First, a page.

This is a really really good movie. And also a really really sad movie. In a kind of gently hopeful way, but still very very sad.
The acting, the peaceful message, the uncontrollable sobbing, all of that I was expecting. But what I was not expecting was how feminist and female focused it was. They really did a remarkable job of showing the value of the female perspective and involvement in the world, and how toxic an all male environment can be. Fascinating!
All of this starts with our heroine, of course. She is most definitely a woman, a normal woman. She loves Rajesh Khanna, and she loves her dog, and she wears lipstick and fingernail polish. She is the baby of the family, the one everyone calls “laado”. But she is also a divorcee who chose to leave her husband, and she loves her job, and she is good at it. She doesn’t fit into the “noble martyr who only cares about high ideals” mold. And she doesn’t fit into the “so sweet and simple and innocent she never even thought about or realized her danger” mold. And she doesn’t fit into the “basically a man, always angry and strong and fighting” mold.
It’s the last that I find so interesting. So often, our female heroines are changed so that they react in a “manly” fashion. Attack, rather than defend. Use anger and dominance instead of calm and passivity. Go down fighting, instead of protecting.
I don’t know if it is the constant social conditioning, or something innately different between genders that leads to this. But the fact is, if I am watching a movie and the bank robbers storm the lobby or Magneto takes over the train station, my first thought is “Where are the children? Is anyone upset? Hurt? How can I help them?” I always relate to the random extra in the background sheltering children with her body much more than our hero in the foreground who is punching people. I can’t even imagine having the urge to hurt people, but I constantly have the urge to protect and care for people.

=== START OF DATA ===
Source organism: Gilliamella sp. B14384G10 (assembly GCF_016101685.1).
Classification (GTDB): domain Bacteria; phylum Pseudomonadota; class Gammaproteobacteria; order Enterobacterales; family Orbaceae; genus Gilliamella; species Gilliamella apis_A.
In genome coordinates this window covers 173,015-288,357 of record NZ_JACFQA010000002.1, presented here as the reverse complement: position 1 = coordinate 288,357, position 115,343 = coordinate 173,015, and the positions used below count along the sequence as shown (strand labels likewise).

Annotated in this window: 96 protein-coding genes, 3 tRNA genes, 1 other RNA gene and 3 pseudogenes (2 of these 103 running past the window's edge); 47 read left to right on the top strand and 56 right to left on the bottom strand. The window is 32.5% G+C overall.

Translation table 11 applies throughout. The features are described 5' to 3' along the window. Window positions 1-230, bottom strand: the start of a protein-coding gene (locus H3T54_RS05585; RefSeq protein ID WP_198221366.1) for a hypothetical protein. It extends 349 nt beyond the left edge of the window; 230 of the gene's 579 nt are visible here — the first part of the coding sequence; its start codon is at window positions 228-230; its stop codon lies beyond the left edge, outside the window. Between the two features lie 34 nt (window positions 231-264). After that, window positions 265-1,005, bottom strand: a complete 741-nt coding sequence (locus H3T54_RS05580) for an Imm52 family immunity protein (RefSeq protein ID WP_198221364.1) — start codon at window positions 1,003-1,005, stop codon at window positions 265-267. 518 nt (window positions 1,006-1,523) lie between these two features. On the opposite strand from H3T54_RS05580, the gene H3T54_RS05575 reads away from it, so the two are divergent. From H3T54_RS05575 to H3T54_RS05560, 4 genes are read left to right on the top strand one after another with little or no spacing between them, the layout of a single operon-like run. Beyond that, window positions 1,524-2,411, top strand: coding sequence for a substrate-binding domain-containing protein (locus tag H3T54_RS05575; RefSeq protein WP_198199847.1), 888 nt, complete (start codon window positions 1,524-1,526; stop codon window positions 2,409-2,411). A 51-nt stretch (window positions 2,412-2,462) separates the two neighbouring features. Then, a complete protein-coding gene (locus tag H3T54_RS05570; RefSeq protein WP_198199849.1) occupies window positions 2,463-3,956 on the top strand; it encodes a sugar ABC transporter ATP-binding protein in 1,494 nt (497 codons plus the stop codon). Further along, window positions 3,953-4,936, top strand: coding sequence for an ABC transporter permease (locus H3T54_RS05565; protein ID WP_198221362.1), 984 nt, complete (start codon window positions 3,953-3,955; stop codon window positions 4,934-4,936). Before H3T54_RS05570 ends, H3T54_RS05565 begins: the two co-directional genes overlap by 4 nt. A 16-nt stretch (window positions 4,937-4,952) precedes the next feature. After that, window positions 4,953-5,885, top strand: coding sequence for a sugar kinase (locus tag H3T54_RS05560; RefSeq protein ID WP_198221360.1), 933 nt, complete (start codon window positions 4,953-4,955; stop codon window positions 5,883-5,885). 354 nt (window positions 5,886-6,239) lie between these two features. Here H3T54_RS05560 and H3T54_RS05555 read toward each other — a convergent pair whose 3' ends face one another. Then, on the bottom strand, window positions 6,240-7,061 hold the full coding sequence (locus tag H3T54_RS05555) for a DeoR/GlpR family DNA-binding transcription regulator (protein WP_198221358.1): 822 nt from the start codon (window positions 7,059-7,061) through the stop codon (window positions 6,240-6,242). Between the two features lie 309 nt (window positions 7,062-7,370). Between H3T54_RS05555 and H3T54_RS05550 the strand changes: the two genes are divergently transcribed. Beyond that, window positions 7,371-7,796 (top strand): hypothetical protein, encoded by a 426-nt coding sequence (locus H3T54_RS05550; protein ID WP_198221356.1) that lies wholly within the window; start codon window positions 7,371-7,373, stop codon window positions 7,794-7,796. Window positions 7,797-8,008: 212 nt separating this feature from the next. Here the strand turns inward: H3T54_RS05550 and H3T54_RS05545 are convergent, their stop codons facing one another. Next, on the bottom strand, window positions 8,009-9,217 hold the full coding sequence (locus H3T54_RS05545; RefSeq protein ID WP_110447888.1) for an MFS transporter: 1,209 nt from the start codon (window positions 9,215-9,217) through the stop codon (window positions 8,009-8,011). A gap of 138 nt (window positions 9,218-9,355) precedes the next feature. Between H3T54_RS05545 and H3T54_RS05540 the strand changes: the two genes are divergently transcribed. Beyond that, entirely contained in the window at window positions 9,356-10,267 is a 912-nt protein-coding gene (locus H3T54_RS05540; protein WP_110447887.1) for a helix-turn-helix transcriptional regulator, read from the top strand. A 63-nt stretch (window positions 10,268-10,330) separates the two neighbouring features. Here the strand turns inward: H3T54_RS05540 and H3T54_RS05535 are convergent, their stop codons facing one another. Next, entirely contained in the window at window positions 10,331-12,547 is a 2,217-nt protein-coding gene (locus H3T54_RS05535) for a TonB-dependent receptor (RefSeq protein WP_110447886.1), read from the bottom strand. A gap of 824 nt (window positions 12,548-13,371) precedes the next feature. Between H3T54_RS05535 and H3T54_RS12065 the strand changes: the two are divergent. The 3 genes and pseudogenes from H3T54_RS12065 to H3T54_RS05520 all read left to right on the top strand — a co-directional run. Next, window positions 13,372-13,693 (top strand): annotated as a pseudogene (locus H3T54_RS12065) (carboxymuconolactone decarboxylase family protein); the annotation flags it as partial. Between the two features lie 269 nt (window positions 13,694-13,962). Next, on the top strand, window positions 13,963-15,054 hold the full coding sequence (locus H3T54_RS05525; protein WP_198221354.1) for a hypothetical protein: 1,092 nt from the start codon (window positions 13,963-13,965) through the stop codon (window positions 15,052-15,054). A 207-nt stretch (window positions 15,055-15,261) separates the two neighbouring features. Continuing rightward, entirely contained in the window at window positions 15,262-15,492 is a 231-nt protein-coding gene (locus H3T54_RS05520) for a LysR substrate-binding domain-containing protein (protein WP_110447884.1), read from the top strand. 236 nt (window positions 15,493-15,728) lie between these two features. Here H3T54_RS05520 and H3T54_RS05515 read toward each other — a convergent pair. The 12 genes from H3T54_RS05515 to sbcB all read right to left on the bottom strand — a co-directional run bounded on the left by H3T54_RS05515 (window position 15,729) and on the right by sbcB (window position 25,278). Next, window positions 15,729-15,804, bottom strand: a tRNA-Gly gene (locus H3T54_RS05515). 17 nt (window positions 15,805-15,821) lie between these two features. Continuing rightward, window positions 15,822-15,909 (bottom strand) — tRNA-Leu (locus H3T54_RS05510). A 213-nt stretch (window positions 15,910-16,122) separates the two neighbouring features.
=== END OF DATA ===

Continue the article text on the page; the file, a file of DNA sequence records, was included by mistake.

Through out this film it is the protection and defense that works, while the attacks fail. In small ways, over and over again, Neerja tried to keep things calm, to keep people happy, to do all those things that women are trained to do since birth. And behind her, over and over again, we see the same thing happening among others. Even in the group of 3 children, two boys and a girl, the girl constantly takes the lead, comforting the others. A grandmother tries to protect her grandson, a mother grabs an attacker by the leg and drags him off her child, and back home Neerja’s mother provides the support for her entire family. There is a telling shot at one point. Both her older brothers, who in another film would have been shown to be the strong ones caring for their mother, have gathered in close to her, hand on her knee, head resting on her shoulder, while she sits upright, leaning on nothing.